Artificial disc replacement (ADR) is a device or implant used to replace a diseased or damaged intervertebral disc. Injured workers with workers compensation claims may be considered for such surgery, although we do not see it often in Wisconsin in the workers’ compensation context.  After removing what’s left of the worn out disc, the ADR is inserted in the space between two lumbar vertebrae. The goal is to replace the diseased or damaged disc while keeping your normal spinal motion.

Disc replacement surgery is done to stop the symptoms of degenerative disc disease. Discs wear out or degenerate as a natural part of aging and from job duties over time. Eventually, the problem disc collapses, which causes the vertebra above to sink toward the one below. This loss of disc height affects nearby structures – especially the facet joints.

Replacing the damaged disc with an artificial disc, or implant, called a prosthesis can restore the normal distance between the two vertebrae. The artificial disc sits between the two vertebrae and distracts or “jacks up” the upper vertebra. Enlarging the disc space relieves pressure on the facet joints. It also opens up the space around the spinal nerve roots where they pass through the neural foramina.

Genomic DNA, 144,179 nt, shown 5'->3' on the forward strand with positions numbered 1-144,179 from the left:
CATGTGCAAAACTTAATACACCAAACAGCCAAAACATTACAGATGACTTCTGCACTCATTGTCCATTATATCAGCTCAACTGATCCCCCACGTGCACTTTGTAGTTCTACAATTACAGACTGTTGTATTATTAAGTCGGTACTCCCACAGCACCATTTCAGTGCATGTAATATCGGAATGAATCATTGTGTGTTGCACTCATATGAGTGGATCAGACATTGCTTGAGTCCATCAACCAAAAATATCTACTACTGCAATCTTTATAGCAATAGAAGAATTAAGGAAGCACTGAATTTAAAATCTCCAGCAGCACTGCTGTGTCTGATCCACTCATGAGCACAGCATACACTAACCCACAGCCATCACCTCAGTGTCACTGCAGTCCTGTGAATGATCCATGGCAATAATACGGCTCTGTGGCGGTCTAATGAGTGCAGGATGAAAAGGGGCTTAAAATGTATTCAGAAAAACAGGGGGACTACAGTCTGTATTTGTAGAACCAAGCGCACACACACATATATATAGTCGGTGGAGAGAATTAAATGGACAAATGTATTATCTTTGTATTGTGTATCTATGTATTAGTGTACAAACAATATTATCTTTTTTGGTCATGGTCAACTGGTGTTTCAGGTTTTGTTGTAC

Another benefit of the artificial disc replacement is that it mimics a healthy disc. Natural motion is preserved in the spine where the new disc is implanted. And it helps maintain stability in the spinal joints above and below it.

Artificial disc replacement may offer an alternative to spinal fusion for some patients who have chronic back pain from degenerative disc disease. While fusion stops pain by eliminating movement in the problem spinal segment, artificial disc replacement allows natural motion in the part of the spine where the disc is implanted. This is because the prosthesis is designed to restore normal motion and height between adjacent vertebrae. Artificial disc replacement allows for an early return to function.

The implant is designed to withstand bending, twisting, compression and repeated loads during movement. Depending on activity levels, successful disc replacement could endure years of high loads without mechanical failure.

Long-term studies to assess the safety and effectiveness of artificial disc replacements are ongoing. Researchers are looking at the impact of the ADR on other discs and on the bony structures of the spine. So far results show a low rate of complications.

In Milwaukee, Wisconsin [nap_names id=”FIRM-NAME-1″] attorneys represent workers with low back herniated discs and degenerative disc disease caused by years of physical job duties over time and contributed to by a single lifting or work accident.  Artificial disc replacement may be a viable alternative treatment for getting the best results.